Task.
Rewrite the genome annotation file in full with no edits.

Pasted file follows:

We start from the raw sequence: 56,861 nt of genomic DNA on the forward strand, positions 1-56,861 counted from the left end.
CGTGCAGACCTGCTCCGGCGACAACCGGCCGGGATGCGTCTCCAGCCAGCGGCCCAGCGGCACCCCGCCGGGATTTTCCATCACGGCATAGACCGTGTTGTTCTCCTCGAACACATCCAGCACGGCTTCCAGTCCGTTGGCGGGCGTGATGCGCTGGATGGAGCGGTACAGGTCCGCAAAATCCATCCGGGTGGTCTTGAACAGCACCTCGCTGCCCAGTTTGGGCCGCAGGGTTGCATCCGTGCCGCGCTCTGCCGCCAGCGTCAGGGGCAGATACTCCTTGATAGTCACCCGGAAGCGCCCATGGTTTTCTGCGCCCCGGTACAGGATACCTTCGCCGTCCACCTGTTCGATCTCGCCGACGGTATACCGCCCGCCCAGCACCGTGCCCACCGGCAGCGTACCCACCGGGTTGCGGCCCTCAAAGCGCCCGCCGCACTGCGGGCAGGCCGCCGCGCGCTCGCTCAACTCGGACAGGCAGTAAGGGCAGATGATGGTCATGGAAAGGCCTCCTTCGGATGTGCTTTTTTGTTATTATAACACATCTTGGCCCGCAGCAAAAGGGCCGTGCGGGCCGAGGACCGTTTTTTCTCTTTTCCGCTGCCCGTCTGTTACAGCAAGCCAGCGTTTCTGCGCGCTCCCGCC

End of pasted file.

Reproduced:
We start from the raw sequence: 56,861 nt of genomic DNA on the forward strand, positions 1-56,861 counted from the left end.
CGTGCAGACCTGCTCCGGCGACAACCGGCCGGGATGCGTCTCCAGCCAGCGGCCCAGCGGCACCCCGCCGGGATTTTCCATCACGGCATAGACCGTGTTGTTCTCCTCGAACACATCCAGCACGGCTTCCAGTCCGTTGGCGGGCGTGATGCGCTGGATGGAGCGGTACAGGTCCGCAAAATCCATCCGGGTGGTCTTGAACAGCACCTCGCTGCCCAGTTTGGGCCGCAGGGTTGCATCCGTGCCGCGCTCTGCCGCCAGCGTCAGGGGCAGATACTCCTTGATAGTCACCCGGAAGCGCCCATGGTTTTCTGCGCCCCGGTACAGGATACCTTCGCCGTCCACCTGTTCGATCTCGCCGACGGTATACCGCCCGCCCAGCACCGTGCCCACCGGCAGCGTACCCACCGGGTTGCGGCCCTCAAAGCGCCCGCCGCACTGCGGGCAGGCCGCCGCGCGCTCGCTCAACTCGGACAGGCAGTAAGGGCAGATGATGGTCATGGAAAGGCCTCCTTCGGATGTGCTTTTTTGTTATTATAACACATCTTGGCCCGCAGCAAAAGGGCCGTGCGGGCCGAGGACCGTTTTTTCTCTTTTCCGCTGCCCGTCTGTTACAGCAAGCCAGCGTTTCTGCGCGCTCCCGCC